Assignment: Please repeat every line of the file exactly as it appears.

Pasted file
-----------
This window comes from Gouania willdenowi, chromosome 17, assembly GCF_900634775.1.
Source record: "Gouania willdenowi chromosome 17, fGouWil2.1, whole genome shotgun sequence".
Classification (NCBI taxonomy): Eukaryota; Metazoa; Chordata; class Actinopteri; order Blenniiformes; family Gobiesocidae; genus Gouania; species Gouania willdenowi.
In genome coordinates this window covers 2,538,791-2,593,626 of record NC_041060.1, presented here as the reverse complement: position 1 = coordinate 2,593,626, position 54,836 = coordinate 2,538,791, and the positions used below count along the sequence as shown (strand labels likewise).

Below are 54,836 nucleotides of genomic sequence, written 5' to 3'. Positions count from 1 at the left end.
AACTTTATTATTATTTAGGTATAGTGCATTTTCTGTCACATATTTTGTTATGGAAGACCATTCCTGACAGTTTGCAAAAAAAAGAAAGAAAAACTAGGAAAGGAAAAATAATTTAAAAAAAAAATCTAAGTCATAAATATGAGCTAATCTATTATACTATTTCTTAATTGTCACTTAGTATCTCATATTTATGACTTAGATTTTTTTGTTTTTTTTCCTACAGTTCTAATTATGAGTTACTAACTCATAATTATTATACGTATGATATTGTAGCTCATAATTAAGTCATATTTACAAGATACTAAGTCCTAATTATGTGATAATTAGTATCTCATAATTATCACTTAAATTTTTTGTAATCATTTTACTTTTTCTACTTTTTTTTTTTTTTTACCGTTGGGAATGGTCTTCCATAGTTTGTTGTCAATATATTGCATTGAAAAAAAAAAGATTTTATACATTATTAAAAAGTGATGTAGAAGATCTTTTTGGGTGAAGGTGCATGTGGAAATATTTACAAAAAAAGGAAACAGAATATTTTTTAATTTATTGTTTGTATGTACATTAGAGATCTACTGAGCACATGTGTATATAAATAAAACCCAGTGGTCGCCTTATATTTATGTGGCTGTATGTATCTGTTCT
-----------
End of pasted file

This window comes from Gouania willdenowi, chromosome 17, assembly GCF_900634775.1.
Source record: "Gouania willdenowi chromosome 17, fGouWil2.1, whole genome shotgun sequence".
Classification (NCBI taxonomy): Eukaryota; Metazoa; Chordata; class Actinopteri; order Blenniiformes; family Gobiesocidae; genus Gouania; species Gouania willdenowi.
In genome coordinates this window covers 2,538,791-2,593,626 of record NC_041060.1, presented here as the reverse complement: position 1 = coordinate 2,593,626, position 54,836 = coordinate 2,538,791, and the positions used below count along the sequence as shown (strand labels likewise).

Below are 54,836 nucleotides of genomic sequence, written 5' to 3'. Positions count from 1 at the left end.
AACTTTATTATTATTTAGGTATAGTGCATTTTCTGTCACATATTTTGTTATGGAAGACCATTCCTGACAGTTTGCAAAAAAAAGAAAGAAAAACTAGGAAAGGAAAAATAATTTAAAAAAAAAATCTAAGTCATAAATATGAGCTAATCTATTATACTATTTCTTAATTGTCACTTAGTATCTCATATTTATGACTTAGATTTTTTTGTTTTTTTTCCTACAGTTCTAATTATGAGTTACTAACTCATAATTATTATACGTATGATATTGTAGCTCATAATTAAGTCATATTTACAAGATACTAAGTCCTAATTATGTGATAATTAGTATCTCATAATTATCACTTAAATTTTTTGTAATCATTTTACTTTTTCTACTTTTTTTTTTTTTTTACCGTTGGGAATGGTCTTCCATAGTTTGTTGTCAATATATTGCATTGAAAAAAAAAAGATTTTATACATTATTAAAAAGTGATGTAGAAGATCTTTTTGGGTGAAGGTGCATGTGGAAATATTTACAAAAAAAGGAAACAGAATATTTTTTAATTTATTGTTTGTATGTACATTAGAGATCTACTGAGCACATGTGTATATAAATAAAACCCAGTGGTCGCCTTATATTTATGTGGCTGTATGTATCTGTTCT